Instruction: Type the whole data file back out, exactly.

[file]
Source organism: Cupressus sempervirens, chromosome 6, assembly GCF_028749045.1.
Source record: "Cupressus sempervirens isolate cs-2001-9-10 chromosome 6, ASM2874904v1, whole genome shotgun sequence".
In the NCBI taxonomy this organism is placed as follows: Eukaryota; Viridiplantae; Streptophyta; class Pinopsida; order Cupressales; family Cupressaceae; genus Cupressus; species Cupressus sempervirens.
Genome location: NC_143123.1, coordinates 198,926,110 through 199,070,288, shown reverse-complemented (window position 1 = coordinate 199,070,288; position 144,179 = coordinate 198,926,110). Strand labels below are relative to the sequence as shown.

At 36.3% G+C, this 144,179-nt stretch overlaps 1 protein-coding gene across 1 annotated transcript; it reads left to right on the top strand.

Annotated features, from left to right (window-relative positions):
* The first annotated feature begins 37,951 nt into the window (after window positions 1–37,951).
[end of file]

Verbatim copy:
Source organism: Cupressus sempervirens, chromosome 6, assembly GCF_028749045.1.
Source record: "Cupressus sempervirens isolate cs-2001-9-10 chromosome 6, ASM2874904v1, whole genome shotgun sequence".
In the NCBI taxonomy this organism is placed as follows: Eukaryota; Viridiplantae; Streptophyta; class Pinopsida; order Cupressales; family Cupressaceae; genus Cupressus; species Cupressus sempervirens.
Genome location: NC_143123.1, coordinates 198,926,110 through 199,070,288, shown reverse-complemented (window position 1 = coordinate 199,070,288; position 144,179 = coordinate 198,926,110). Strand labels below are relative to the sequence as shown.

At 36.3% G+C, this 144,179-nt stretch overlaps 1 protein-coding gene across 1 annotated transcript; it reads left to right on the top strand.

Annotated features, from left to right (window-relative positions):
* The first annotated feature begins 37,951 nt into the window (after window positions 1–37,951).